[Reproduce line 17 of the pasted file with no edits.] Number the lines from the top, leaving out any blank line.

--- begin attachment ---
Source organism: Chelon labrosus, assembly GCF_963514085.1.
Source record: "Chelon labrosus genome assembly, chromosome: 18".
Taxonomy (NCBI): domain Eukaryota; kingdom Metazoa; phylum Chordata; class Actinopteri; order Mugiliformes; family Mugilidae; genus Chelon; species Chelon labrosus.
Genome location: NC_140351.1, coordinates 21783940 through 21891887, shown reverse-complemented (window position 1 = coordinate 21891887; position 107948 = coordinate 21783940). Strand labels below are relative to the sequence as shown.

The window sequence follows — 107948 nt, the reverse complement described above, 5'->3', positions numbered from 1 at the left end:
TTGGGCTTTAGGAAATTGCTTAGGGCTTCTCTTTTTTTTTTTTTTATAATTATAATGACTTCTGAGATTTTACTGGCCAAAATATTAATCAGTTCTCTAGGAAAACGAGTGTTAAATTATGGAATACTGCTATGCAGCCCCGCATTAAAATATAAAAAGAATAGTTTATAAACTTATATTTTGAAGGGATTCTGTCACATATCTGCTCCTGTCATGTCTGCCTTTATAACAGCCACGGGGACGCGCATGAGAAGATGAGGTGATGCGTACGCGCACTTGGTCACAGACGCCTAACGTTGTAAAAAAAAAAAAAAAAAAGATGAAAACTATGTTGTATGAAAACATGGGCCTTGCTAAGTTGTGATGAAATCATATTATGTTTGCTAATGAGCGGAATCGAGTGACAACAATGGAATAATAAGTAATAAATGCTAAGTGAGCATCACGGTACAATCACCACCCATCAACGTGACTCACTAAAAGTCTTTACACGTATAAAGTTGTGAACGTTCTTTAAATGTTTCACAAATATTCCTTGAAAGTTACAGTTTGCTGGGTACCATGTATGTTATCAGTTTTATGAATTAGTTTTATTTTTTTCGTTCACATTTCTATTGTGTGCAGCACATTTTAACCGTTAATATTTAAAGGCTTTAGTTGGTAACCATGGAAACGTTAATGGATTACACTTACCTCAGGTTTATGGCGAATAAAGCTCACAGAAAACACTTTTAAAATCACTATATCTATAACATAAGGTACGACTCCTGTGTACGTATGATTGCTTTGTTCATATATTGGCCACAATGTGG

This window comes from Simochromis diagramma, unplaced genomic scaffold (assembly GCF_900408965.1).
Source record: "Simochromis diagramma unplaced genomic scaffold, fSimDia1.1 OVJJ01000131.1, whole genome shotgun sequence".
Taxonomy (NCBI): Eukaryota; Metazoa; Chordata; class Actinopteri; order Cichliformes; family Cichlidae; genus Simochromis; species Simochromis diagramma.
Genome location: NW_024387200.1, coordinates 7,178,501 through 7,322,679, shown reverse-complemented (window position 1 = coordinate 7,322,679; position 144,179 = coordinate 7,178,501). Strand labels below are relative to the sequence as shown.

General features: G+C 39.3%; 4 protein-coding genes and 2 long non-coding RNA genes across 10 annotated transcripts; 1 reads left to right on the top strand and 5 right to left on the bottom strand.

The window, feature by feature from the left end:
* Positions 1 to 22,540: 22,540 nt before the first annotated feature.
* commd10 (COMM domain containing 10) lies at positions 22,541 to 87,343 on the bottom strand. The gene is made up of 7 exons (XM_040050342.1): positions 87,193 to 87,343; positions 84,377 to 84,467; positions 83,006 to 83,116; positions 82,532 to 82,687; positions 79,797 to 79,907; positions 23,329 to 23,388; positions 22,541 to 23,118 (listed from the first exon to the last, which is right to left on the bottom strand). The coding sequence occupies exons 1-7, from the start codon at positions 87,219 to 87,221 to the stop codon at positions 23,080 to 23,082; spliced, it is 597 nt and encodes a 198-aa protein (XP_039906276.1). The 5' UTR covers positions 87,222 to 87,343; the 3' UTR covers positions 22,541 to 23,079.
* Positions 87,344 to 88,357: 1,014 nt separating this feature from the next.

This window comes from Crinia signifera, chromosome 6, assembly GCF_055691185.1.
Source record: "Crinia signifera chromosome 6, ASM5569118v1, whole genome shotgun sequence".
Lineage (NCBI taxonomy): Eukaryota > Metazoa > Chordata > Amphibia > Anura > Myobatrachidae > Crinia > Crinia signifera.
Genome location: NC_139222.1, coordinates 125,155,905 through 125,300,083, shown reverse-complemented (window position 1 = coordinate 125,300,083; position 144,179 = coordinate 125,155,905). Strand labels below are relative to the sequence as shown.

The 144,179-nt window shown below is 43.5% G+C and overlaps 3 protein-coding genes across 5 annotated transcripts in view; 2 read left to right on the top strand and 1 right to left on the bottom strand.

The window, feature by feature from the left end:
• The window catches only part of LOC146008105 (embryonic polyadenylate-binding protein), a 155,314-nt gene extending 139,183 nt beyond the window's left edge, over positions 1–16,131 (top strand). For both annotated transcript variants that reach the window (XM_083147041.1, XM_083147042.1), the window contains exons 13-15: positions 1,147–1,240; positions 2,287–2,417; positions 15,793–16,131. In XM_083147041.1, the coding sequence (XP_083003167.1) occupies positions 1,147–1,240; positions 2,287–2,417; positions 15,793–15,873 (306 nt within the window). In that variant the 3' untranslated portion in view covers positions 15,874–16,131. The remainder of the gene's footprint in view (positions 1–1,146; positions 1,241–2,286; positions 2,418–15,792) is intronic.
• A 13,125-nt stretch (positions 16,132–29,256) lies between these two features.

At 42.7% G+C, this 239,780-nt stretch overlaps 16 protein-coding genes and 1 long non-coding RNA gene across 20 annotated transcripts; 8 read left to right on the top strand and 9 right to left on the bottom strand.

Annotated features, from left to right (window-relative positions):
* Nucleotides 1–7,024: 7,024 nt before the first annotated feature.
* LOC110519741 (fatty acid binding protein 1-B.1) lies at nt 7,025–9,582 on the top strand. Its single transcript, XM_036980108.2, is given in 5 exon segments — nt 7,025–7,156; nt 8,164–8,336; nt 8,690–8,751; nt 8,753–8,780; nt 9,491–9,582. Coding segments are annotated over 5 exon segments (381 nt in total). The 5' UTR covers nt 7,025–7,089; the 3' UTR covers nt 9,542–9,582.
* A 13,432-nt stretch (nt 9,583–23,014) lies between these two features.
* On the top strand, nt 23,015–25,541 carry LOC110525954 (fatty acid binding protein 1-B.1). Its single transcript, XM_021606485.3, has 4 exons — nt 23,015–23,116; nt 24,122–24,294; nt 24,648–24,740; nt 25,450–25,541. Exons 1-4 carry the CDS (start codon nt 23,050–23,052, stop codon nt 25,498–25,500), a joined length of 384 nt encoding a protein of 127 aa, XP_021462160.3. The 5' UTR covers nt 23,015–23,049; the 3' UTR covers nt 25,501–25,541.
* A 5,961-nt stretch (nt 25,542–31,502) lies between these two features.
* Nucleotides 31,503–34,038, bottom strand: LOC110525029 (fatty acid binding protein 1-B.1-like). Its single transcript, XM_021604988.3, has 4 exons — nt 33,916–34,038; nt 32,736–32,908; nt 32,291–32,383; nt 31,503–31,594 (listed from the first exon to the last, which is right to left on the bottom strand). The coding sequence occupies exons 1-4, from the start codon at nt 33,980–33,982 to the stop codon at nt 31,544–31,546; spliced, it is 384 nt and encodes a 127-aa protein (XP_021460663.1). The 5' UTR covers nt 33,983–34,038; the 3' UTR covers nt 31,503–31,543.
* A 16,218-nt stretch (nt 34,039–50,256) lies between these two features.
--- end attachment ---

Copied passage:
Source record: "Crinia signifera chromosome 6, ASM5569118v1, whole genome shotgun sequence".